End of the Road: Will Taiwan Pick Up Britain’s Tab in Guatemala?

“Officially, the British are unpopular in Guatemala,” wrote Nicholas Wollaston, while traveling in the Central American country in 1961. “For Britain occupies the whole of Belice Province by force, and calls it British Honduras. There are three empty seats in the Guatemala assembly with blue and white ribbons and marked ‘Belice’ [sic], and every map in Guatemala proves Britain’s guilt.”

Those empty seats are no longer there – the military junta of Efrain Rios Montt having abandoned the charade upon seizing power in 1982. Presumably the evangelical dictator, who died earlier this month aged 91 with the latest of his war crimes trials pending, was too occupied with his “beans and bullets” policy of ethnic cleansing against indigenous groups to bother about territorial bickering with his diminutive neighbor.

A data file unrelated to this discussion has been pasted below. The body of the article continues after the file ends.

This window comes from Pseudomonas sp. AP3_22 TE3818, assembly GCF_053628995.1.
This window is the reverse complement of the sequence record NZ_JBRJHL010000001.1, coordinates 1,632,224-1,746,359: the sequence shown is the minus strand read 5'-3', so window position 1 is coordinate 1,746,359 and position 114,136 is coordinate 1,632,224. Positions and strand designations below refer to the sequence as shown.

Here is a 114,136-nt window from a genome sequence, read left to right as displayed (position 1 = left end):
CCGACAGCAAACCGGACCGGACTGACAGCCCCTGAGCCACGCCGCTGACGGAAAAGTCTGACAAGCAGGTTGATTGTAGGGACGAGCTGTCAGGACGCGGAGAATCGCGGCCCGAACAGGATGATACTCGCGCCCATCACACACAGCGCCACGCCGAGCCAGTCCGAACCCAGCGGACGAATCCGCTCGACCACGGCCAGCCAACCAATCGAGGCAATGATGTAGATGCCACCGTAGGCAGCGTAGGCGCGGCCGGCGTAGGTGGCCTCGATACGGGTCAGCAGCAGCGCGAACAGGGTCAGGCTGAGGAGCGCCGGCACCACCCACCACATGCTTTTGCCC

Also gone is any particular hostility toward the British, official or otherwise. Travelers to the country would be hard pressed to meet a Guatemalteco who has even heard of the Wyke-Aycinena Treaty of 1859 from which the controversy over Belize’s status sprung.

Yet, in other ways, the Guatemalan government’s stance has become more virulent than ever. “In the past, Britain has offered to take the dispute to the international court,” wrote Wollaston. “But Guatemala has always refused.”

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